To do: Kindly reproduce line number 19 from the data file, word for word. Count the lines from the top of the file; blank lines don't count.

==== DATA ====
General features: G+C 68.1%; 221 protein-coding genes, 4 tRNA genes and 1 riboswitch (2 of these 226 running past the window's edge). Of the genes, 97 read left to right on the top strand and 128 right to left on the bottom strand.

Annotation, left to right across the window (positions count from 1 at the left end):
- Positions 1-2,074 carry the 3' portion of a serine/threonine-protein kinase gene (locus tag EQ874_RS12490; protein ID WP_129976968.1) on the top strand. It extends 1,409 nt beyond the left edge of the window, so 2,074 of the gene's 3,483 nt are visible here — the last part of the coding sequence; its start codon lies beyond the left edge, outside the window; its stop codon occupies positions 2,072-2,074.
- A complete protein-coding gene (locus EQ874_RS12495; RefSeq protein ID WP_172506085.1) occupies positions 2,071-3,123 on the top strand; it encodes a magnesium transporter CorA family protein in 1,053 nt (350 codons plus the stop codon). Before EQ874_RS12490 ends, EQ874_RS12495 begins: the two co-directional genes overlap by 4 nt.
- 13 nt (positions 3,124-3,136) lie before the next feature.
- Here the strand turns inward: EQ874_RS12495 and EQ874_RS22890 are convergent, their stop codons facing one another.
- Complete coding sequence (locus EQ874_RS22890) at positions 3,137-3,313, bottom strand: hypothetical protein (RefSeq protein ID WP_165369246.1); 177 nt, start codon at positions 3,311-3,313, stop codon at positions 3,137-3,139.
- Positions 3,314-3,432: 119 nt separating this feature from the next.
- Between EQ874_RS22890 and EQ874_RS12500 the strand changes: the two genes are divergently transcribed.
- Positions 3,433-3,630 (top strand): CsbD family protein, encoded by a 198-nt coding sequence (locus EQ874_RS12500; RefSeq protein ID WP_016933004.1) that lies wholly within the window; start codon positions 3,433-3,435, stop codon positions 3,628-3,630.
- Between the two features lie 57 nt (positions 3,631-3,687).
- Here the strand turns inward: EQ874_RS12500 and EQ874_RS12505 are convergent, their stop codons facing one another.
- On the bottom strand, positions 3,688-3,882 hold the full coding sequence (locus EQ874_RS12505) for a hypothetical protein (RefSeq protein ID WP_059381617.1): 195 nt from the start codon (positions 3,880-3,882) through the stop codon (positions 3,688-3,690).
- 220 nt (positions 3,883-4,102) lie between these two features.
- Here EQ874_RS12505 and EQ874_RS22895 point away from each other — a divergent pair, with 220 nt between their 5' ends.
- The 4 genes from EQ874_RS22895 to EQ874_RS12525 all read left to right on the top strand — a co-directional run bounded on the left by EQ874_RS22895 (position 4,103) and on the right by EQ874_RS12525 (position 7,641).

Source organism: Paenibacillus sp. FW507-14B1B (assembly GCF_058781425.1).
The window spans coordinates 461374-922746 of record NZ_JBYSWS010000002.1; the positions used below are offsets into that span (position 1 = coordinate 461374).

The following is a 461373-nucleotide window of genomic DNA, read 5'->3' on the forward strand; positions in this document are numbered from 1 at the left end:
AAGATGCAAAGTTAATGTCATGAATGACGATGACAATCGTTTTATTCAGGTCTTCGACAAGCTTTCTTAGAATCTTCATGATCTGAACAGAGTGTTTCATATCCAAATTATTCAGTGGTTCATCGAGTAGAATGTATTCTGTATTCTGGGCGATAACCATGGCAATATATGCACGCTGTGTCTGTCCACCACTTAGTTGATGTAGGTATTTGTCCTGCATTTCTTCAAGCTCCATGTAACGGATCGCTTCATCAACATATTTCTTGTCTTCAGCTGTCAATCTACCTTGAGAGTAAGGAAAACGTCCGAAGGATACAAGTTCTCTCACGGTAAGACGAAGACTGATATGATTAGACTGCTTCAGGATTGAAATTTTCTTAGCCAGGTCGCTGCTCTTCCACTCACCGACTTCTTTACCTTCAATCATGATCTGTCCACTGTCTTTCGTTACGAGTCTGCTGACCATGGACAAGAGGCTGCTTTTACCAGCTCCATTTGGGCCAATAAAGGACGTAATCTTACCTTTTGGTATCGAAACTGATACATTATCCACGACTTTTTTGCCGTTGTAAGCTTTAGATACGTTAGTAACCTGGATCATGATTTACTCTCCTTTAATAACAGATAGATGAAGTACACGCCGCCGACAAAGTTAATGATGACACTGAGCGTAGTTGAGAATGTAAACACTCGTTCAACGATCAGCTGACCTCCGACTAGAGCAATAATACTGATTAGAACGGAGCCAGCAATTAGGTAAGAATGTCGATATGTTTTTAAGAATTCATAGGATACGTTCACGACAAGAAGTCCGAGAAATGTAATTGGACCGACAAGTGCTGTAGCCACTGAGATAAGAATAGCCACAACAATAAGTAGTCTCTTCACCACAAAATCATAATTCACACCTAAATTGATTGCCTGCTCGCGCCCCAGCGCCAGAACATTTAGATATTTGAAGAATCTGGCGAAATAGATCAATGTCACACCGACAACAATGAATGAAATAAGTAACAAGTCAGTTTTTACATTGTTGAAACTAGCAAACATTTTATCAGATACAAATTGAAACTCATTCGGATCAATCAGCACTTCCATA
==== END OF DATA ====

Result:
The following is a 461373-nucleotide window of genomic DNA, read 5'->3' on the forward strand; positions in this document are numbered from 1 at the left end: